by William T. Vollmann
A review by Tim Jacobs
[Editor's note: This review contains explicit language which may be offensive to some readers. Please be advised.]
Few writers can compose sentences like these with a literary straight face:
I saw this gaze once in a Russian paramilitary policeman during the Yugoslav civil war; he soon held a bayonet to my throat to "test" me. I saw it in some teenagers in Harlem who seared my arm with a cigarette butt.
The alfalfa fields, fresh-shorn like a tropical girl's cunt-stubble, were golden green and dense...
I could pick up the telephone and dial her number...or I could pick up my gun. Pistol or receiver, in either case right at the ear!
I felt disliked and suspected by her. I sometimes have the same feeling when I interview a rape victim.
I...saw a great fish split open like a sack; beneath the strips of its putrescent flesh, vermin were nuzzling like babies.
Hard and paranoid, he threatened me, and tried to rob me; in the end I had to punch him.
Welcome to the subterranean atmosphere of William T. Vollmann, prolific novelist and intrepid explorer of the global netherworld. One gets the feel after reading Vollmann in various genres -- fiction, travel writing, journalism, manifesto, and more -- that there is rarely a dull moment in his life, even if there are extremely arid portions in his massive, meandering new book, Imperial. Originally intended to be a novel, the book instead became a non-fiction encomium to a California desert county -- mostly out of respect to its countless real subjects ("I would never consider changing a word of their stories"; "how could it be right to make art out of this?") many of whom are poor and down-and-out and whom Vollmann frequently befriends and assists with cash, meals, or work.
"What then is Imperial?" The reader troubles over this belyingly simple question for many dense pages, hoping along with the author "to push closer to Imperial herself, the 'real' Imperial...Imperial as I define her." Yet Vollmann never really defines his unwieldy subject: "Imperial is America," he robustly states, but then falters again with that overlarge formulation: "America is -- what?" For me, Imperial the book is a literary documentary of Vollmann's "imaginary entity called Imperial," an entity that approximates California's Imperial County but that also includes a sizeable dip into Mexico (known throughout as "Southside"). This kind of narrative belongs to the literary genre known as "the anatomy," and recalls, for its eccentricity, copious breadth, and encyclopaedic reach, Robert Burton's classic The Anatomy of Melancholy, among other prodigious literary works.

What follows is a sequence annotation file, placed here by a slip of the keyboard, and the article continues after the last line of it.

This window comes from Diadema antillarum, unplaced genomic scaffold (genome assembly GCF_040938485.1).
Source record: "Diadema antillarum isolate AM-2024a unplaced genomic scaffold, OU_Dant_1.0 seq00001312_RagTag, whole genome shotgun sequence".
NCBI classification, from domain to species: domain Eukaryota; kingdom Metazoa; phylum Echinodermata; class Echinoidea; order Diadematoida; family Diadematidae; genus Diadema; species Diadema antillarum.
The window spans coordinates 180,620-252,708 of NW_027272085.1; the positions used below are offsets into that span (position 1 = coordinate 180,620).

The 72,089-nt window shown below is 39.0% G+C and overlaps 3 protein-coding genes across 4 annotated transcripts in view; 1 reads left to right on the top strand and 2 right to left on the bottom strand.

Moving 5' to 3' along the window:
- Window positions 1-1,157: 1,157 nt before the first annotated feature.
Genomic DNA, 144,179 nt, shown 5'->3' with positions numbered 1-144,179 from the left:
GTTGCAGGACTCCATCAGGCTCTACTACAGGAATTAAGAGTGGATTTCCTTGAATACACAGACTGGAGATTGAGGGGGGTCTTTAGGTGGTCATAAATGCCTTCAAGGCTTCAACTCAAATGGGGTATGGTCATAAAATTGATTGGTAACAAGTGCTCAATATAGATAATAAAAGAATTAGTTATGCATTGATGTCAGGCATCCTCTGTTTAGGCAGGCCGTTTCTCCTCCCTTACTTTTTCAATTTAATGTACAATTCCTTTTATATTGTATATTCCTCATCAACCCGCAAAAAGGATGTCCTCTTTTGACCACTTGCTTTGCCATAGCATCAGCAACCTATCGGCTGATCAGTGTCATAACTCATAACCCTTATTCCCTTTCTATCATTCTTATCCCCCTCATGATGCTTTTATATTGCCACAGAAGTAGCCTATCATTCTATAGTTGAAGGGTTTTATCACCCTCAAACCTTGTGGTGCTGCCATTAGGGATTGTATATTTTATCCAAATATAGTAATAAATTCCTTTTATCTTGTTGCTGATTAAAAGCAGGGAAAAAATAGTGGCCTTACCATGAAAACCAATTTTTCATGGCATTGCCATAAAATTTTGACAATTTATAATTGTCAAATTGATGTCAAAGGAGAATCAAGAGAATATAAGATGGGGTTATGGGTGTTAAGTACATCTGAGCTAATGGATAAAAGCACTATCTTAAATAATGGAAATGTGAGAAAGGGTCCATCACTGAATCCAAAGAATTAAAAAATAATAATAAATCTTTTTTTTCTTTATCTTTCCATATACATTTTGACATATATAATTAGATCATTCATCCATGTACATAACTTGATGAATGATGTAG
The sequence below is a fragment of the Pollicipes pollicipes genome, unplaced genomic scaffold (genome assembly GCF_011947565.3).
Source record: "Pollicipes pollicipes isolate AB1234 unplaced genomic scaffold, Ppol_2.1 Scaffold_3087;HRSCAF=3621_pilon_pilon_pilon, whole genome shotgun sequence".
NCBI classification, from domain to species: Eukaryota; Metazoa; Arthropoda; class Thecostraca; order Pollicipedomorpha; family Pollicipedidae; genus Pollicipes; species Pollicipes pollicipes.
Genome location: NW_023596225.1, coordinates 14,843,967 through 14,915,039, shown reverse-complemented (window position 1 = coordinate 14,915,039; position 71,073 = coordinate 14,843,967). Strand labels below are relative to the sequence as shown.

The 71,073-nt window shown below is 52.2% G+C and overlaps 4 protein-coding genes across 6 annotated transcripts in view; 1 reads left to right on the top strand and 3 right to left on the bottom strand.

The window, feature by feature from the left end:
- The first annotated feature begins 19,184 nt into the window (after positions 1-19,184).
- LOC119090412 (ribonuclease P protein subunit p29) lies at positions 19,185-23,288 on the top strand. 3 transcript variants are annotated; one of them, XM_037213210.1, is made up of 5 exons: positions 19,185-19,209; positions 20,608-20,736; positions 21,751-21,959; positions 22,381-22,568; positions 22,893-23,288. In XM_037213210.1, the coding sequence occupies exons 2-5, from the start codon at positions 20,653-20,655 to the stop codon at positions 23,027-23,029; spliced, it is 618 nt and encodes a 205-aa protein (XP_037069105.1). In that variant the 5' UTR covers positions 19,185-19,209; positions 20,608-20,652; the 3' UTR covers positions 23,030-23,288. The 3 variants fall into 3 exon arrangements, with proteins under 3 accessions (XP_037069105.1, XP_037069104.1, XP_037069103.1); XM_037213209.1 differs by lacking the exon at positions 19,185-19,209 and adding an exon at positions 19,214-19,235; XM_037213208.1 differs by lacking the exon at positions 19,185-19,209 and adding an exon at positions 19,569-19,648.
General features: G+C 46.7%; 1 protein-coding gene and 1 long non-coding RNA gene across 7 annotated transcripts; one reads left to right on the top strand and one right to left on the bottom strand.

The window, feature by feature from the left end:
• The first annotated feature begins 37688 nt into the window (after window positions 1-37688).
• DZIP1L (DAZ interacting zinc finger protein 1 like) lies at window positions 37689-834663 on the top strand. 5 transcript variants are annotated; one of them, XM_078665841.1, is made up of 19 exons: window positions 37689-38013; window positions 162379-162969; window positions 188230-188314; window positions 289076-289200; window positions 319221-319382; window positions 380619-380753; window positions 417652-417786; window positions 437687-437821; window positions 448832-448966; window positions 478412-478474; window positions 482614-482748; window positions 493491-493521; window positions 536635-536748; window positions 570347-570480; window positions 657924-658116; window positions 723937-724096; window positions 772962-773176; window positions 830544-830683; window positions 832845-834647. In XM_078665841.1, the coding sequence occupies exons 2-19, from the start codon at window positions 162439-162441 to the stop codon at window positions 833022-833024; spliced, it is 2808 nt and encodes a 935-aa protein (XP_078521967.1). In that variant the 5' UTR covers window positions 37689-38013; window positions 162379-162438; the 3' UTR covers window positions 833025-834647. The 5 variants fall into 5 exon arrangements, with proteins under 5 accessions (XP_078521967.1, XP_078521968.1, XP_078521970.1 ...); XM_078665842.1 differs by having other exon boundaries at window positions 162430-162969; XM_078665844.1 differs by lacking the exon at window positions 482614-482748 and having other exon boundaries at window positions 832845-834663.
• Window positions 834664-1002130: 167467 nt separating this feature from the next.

Throughout Imperial, Vollmann follows his intellectual curiosity wherever it leads -- and it leads far, even within the artificial boundary that Imperial imposes. The book contains multitudinous disquisitions on the infinite, California agriculture, and water -- water pollution, water transfers (from rural counties to urban centers), water shortages, even making water ("excuse me, but you're not against pissing, are you?" asks the playful Vollmann in "An Essay on Urine"). But more: there are sections on mythical Chinese tunnels in Mexico, Californian violence ("in 1853 somebody died by violence pretty much every day in Los Angeles"), illegal border crossings and the lucrative system of getting pollos (would-be illegal aliens) across the border by their coyotes (guides/smugglers) for $1200 a head, foreign-owned Mexican factories (Maquiladoras), as well as an assessment of human/worker rights (in both countries), political segues on human freedom in the U.S. since 9/11, considerations of various migrant workers, musings on the broad differences in the quality of life between Northside and Southside, and long digressions on Rothko's paintings, John Steinbeck, not to mention -- and he really shouldn't have -- the author's love life: a scene involving a breakup in the desert is particularly jejune. Nevertheless, Imperial is utterly bewildering and beguiling in ways that none of Vollmann's previous books can match -- eccentric as they also are at times.